Comment on OECD-analysis of unemployment in France, compared to the Dutch 'Polder model'
EuroStaete . . Kamerzetel 151 . . Klokkenluiders <===> SDN . . Zalm . . Euroramp . . CBS

The Dutch "Polder model" and adjustment to market conditions

To: the OECD

          Subject:   unemployment in Europe
             Date:   Wed, 11 Jun 1997 13:07:29 +0200
             From:   "R.M. Brockhus" <>
     Organization:   St. Sociale databank Nederland

June 11th 1997


I have read a comment in De Volkskrant of June 11th, about your analysis of rising unemployment in France and Germany, while your findings about this problem in the Netherlands and in Ireland lead to examples of good management.

The Dutch "Polder model" and adjustment to market conditions is only from the outside a success. The price the population has and had to pay in terms of well-being is very high. Socially it is no success at all. Even more a huge disaster. The figures on the growth of employment in the Netherlands is mainly based on cutting jobs into smaller jobs, but on the same level of working hours in total.

Besides this, the coalition between the unions, employers organisations and the government lead to a stabilisation of the production cost, which gave the Netherlands an advantage in competitiveness over the other modern economies in western Europe, but at the expense of employment in neighbouring countries like Germany and France. Your glorification of the Polder model is unjustified. It serves entirely the requirements of investors, bankers and multinationals. The local population does not - on the average - benefit at all.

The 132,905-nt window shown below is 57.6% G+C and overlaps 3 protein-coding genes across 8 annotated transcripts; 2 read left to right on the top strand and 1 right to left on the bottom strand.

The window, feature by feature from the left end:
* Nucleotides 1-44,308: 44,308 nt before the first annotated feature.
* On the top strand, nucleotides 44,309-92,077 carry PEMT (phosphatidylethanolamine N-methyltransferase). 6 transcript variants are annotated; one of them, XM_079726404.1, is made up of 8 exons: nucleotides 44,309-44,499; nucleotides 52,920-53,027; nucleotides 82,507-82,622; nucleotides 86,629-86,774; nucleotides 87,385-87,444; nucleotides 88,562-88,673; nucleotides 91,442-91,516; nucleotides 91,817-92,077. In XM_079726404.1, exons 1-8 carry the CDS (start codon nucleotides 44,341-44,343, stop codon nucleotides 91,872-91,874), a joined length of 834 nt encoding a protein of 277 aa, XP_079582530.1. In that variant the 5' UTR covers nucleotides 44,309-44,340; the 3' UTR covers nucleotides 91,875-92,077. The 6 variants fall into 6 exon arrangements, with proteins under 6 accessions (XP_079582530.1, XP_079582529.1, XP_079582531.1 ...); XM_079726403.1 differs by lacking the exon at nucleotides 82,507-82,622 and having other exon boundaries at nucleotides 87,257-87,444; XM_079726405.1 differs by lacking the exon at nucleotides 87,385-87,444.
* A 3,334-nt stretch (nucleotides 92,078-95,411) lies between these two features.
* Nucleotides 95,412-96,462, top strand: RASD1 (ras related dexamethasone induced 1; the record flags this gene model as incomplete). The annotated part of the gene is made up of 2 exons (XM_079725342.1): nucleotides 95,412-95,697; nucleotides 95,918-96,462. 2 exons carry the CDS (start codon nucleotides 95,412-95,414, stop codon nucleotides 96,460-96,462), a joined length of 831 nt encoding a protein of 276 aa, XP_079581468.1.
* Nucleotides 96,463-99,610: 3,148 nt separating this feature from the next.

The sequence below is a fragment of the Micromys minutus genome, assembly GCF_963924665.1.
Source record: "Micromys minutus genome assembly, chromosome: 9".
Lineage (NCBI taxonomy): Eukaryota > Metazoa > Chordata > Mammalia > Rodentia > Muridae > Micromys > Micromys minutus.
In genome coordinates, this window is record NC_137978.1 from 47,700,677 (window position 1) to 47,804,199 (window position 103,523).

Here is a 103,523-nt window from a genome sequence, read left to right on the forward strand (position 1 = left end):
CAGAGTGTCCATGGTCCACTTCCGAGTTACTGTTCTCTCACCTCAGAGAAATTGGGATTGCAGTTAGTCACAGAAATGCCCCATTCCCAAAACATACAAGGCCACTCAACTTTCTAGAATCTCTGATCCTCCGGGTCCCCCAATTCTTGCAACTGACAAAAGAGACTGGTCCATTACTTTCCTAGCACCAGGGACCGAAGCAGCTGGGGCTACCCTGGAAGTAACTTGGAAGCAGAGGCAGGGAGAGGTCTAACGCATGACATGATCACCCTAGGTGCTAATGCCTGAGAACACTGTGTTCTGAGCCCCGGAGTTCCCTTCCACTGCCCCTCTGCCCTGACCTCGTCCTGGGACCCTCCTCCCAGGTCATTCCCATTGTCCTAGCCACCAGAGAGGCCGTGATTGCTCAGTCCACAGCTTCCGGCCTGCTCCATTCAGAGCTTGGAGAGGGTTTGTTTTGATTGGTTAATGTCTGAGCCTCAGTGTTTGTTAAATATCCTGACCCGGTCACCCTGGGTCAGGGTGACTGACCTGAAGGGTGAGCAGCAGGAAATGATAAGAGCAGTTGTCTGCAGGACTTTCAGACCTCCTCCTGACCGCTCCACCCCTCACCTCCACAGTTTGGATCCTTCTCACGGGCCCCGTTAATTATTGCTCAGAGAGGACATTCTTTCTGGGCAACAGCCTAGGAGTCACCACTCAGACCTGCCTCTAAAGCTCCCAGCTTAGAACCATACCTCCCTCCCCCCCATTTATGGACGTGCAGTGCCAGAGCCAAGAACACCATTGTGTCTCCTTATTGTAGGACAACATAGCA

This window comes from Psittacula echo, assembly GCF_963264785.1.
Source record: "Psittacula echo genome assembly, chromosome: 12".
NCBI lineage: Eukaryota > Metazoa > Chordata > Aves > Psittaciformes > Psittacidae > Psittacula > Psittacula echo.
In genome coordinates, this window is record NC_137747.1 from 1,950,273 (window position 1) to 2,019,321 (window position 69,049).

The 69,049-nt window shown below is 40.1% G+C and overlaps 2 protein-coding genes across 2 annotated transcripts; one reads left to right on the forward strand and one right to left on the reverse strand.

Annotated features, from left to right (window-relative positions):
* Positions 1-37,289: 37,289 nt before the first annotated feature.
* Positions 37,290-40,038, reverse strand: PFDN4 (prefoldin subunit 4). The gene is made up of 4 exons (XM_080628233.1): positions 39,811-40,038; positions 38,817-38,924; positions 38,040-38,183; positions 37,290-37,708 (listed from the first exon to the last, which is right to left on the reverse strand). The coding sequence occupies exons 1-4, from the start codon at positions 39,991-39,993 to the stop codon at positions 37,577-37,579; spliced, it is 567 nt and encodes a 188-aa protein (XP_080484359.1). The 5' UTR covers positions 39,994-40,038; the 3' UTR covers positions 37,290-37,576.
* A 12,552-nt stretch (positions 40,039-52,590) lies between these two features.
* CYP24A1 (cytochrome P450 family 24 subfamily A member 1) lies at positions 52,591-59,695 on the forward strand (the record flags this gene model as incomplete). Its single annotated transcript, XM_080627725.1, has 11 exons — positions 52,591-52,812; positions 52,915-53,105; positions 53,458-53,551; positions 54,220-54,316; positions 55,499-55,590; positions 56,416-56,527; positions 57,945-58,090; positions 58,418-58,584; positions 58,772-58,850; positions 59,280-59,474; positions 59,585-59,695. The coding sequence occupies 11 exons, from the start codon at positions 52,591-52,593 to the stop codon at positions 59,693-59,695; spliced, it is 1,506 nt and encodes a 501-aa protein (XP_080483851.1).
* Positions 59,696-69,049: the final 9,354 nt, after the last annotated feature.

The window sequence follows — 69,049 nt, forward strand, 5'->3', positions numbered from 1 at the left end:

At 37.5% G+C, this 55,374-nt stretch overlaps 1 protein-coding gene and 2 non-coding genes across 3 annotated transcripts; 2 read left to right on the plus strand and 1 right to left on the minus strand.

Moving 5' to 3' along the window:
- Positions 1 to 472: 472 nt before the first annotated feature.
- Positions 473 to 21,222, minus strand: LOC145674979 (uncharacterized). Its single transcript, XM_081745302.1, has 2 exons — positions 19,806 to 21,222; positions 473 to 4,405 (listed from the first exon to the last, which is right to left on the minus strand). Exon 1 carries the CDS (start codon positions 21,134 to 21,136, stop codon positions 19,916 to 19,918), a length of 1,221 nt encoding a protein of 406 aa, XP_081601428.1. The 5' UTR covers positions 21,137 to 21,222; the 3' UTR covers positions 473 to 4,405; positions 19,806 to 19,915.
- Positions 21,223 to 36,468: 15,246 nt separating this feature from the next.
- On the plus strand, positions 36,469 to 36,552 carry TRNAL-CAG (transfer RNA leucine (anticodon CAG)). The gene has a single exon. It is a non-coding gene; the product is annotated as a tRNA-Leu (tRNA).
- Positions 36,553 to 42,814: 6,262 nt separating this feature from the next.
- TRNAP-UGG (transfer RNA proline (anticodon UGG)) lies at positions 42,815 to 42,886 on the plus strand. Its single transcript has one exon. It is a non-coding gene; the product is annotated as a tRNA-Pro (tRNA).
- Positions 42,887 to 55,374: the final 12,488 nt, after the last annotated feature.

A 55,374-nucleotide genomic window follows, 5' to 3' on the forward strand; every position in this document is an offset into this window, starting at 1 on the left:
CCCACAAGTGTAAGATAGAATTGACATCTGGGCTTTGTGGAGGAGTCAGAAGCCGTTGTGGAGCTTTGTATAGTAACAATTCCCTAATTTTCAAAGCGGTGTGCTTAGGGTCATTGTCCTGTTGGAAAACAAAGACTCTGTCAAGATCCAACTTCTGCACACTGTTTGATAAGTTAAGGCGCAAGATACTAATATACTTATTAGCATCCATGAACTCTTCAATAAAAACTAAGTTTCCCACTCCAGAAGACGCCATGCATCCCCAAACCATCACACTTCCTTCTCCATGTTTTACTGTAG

I advise you to read from the Internet my letter to Helmut Kohl about the revaluation of the gold reserves (in German of course). Next to that, the OECD should analyse weather people who work in a full-time job have a reasonable standard of living in the US, in England and so on, without subsidies for housing. In the Netherlands one can still survive at a civilized minimum, but the decline of social standards from 22% of the National Income in 1882, down to 16% today, with more people depending on social security, leaves no room for discussion about the growing impoverishment in a country you show as an economic example for other nations to follow. On the contrary.

Today, in the same newspaper De Volkskrant, next to your jubilation, the former prime-minister Ruud Lubber (12 years in office) showed himself a convert. His anti-social policy from 1981 till 1994 caused the decline of the social environment. Today he suddenly pleas for fundamental rights on SOCIAL QUALITY for everyone. So we will ask him (multi-millionaire) not just to say "Mea culpa, mea maxima culpa", but to pay damages in cash to the millions of people he impoverished with his policy during his period of rule. Employment and well-being will sky rocket when the extravagant surpluses in savings become available for those with the lowest incomes. That cannot be done within a free market, but with a new firm taxation on excessive wealth and income, on the use of raw materials, on the environment damaging products and on the use of space, but especially on monetary liquidity (M1) in private accounts.

For this last item I advise you to read the heresy of Dr. W.P. Roelofs on the Internet at, and if you are able te read Dutch, or have it translated from Dutch to English, you should (in my view obliged) solve the questionnaire with the name QUIZ OF LOGIC, also by the 87 years of age Dr. W.P. Roelofs at the Internet address

I do really hope to get a serious answer on this letter, because it is unacceptable and irresponsible to leave the quality of money and it aspects out of the discussion.


R.M. Brockhus
Westkade 227, 1273 RJ
Huizen, 18 mei 1997